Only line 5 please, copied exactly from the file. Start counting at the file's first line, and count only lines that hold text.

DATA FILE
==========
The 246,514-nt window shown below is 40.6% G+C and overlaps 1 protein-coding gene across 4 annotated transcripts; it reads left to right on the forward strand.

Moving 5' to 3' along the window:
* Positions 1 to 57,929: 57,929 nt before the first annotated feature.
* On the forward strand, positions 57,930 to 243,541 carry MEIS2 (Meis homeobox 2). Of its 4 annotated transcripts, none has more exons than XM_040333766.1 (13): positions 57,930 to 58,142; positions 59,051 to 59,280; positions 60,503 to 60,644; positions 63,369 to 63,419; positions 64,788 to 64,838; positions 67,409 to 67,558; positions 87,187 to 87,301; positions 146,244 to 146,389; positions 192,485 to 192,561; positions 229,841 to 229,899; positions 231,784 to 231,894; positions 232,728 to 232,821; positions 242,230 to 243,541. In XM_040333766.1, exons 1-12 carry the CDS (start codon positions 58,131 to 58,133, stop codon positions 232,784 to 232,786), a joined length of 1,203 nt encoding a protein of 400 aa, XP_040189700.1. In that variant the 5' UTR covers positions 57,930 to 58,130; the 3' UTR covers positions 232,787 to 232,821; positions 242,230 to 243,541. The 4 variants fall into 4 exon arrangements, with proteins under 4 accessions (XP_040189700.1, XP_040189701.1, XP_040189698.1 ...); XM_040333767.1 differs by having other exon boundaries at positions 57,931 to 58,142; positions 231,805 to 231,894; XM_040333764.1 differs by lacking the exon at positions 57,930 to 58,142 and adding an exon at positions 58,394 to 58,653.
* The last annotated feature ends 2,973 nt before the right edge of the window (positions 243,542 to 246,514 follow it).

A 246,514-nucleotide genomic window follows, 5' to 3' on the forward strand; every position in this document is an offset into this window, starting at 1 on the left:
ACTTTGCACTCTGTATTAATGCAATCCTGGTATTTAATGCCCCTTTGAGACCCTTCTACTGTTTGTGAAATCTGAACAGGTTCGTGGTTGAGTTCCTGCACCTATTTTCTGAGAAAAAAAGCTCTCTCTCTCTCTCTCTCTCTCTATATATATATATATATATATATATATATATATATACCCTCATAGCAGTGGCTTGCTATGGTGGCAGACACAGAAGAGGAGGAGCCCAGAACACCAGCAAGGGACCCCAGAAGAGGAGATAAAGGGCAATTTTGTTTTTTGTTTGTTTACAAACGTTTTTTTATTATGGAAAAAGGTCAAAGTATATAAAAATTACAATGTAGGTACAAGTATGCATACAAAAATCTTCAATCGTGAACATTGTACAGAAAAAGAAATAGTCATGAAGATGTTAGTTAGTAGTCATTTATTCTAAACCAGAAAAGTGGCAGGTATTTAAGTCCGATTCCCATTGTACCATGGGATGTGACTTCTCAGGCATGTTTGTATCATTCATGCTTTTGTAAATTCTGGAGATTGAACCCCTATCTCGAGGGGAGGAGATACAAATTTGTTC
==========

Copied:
* The last annotated feature ends 2,973 nt before the right edge of the window (positions 243,542 to 246,514 follow it).